By now, you’ve probably seen the photo of Aylan Kurdi, the 3-year-old refugee from Syria who died with his 5-year-old brother and mother after their small rubber boat capsized on its way to Greece. You might remember his velcro shoes. His red shirt. His lifeless body lying face down in the sand.
The image has opened a debate about the ethics of publishing photos of children suffering and dying. But regardless of one’s position, the photo is now part of a tradition — another iconic image of a child that has shaped our understanding of global events and that will likely live on in our minds for years to come.
In 2000, former Washington Post photographer Carol Guzy spent time at a refugee camp in Albania during the Kosovo crisis and took a photo that won the Pulitzer Prize — one of four in her career. It depicts a young boy being passed through a barbed wire fence at the border.
“It’s actually a joyful photo,” Guzy says. “Families that had escaped ethnic cleansing did not know if their loved ones had survived or not, were lined up on along that fence.” When one family saw their relatives on the other side of the barbed wire, they celebrated and handed their young children back and forth while waiting to be reunited.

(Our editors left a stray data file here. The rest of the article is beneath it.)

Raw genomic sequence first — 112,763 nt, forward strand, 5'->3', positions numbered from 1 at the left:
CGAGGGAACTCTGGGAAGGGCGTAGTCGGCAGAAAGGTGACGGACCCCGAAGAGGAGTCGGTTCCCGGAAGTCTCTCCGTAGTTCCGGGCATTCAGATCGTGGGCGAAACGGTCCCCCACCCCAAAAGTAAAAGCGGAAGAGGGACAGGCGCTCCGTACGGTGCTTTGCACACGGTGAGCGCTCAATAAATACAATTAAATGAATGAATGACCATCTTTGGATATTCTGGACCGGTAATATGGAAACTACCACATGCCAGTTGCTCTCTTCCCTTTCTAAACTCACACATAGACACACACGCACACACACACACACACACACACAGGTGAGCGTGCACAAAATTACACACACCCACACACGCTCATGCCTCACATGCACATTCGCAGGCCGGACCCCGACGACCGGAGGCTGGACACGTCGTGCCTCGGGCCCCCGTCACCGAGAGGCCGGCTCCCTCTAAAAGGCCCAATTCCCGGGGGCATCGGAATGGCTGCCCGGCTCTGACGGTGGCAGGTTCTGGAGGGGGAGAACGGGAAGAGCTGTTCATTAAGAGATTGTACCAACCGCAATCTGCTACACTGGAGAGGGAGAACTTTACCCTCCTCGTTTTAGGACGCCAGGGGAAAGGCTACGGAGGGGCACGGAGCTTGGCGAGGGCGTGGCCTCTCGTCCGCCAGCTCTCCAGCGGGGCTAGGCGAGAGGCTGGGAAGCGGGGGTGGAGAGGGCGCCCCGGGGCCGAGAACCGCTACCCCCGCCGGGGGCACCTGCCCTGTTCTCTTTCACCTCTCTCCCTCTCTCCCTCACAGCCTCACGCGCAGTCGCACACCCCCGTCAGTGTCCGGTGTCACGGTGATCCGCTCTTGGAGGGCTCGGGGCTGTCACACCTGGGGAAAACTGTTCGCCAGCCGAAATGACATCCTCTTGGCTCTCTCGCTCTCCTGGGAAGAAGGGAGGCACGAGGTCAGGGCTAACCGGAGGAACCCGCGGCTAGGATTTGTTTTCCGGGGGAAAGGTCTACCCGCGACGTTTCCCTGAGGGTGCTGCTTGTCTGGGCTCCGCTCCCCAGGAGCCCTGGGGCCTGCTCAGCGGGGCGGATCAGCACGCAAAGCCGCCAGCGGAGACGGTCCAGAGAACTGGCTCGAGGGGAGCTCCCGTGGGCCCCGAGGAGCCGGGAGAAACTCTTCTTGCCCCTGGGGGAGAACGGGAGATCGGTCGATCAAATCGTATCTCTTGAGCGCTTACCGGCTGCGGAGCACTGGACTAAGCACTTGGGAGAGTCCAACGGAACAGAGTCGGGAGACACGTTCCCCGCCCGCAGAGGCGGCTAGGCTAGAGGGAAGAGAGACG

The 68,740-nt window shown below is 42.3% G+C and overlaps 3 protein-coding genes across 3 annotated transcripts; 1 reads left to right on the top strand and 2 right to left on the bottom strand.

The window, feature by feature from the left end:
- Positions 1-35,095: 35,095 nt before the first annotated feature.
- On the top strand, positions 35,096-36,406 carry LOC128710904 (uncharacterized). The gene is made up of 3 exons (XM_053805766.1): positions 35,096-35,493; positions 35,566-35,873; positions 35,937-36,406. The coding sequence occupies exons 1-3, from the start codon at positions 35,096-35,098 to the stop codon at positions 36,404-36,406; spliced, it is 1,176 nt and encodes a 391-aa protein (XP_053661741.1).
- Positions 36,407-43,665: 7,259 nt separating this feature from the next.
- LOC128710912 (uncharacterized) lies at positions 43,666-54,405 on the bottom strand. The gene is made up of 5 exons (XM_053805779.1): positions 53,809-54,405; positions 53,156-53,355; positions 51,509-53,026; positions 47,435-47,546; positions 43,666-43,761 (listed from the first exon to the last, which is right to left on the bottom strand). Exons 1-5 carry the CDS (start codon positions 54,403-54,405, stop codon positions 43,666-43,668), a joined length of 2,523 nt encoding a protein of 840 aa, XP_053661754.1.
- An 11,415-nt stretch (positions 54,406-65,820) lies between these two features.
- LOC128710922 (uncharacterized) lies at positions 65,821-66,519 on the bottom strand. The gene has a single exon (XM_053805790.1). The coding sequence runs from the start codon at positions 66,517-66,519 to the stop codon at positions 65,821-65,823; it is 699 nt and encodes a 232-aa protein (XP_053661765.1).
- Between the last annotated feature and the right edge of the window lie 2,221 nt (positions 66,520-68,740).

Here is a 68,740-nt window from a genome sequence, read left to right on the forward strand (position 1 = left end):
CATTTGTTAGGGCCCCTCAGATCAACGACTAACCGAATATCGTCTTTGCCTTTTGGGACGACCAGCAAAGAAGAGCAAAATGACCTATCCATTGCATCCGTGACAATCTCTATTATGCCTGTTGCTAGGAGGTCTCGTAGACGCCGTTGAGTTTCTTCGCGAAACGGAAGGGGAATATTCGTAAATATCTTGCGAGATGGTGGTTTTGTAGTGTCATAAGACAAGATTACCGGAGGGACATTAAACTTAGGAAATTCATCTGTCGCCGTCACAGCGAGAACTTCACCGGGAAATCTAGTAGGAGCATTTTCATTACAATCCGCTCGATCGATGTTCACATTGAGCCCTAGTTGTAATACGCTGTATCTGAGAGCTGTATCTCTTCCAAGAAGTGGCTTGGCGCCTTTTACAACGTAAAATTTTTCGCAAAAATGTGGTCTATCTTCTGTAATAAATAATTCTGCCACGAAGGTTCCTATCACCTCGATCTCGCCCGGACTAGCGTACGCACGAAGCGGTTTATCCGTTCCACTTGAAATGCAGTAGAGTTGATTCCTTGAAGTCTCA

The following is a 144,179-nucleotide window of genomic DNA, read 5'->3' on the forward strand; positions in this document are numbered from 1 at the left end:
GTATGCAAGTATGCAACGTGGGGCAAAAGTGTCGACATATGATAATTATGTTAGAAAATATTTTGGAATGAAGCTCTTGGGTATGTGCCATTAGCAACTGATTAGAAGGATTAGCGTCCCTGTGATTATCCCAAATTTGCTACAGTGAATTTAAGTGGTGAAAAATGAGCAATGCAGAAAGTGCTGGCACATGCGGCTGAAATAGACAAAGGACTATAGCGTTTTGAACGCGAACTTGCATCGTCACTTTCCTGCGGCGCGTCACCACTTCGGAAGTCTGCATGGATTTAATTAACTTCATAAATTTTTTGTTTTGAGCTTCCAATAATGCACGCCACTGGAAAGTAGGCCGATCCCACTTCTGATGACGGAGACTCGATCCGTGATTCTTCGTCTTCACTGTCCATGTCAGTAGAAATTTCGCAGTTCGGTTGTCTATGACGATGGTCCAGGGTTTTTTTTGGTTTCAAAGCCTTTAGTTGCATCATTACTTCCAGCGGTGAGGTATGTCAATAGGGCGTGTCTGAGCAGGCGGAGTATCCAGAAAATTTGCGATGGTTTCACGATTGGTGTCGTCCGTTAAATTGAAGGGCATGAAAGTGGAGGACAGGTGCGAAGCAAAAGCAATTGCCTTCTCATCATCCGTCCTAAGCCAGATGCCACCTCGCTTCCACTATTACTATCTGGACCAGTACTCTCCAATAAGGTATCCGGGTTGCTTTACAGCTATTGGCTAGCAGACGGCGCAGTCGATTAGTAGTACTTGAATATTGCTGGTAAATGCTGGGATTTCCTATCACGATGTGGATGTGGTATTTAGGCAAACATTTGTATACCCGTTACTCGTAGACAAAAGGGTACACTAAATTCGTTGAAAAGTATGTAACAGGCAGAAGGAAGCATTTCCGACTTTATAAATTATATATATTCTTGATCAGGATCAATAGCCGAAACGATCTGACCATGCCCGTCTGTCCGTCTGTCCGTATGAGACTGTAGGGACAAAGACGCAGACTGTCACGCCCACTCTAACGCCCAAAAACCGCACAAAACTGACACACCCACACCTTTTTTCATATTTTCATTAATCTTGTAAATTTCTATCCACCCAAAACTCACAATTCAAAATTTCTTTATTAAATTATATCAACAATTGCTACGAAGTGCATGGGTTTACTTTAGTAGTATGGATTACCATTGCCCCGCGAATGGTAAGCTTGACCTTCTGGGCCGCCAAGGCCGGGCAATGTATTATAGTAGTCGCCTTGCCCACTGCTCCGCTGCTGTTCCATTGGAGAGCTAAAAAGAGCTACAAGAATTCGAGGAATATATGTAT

Guzy says images of children are particularly moving. “It’s something about being completely at the mercy of events happening around you, and being unable to protect yourself — children especially — that reaches the heart and soul of people,” she says.
Top image: Family members, reunited after fleeing Kosovo, pass 2-year-old Agim Shala through the barbed wire fence into the hands of his grandparents at a camp in Albania. The photo was taken on March 3, 1999.Carol Guzy/The Washington Post/Getty Images
Bottom image: James Dorbor, age 8, was suspected of having Ebola. Medical staff in protective gear carried him into a treatment center on September 5, 2014, in Monrovia, Liberia.Daniel Berehulak/Getty Images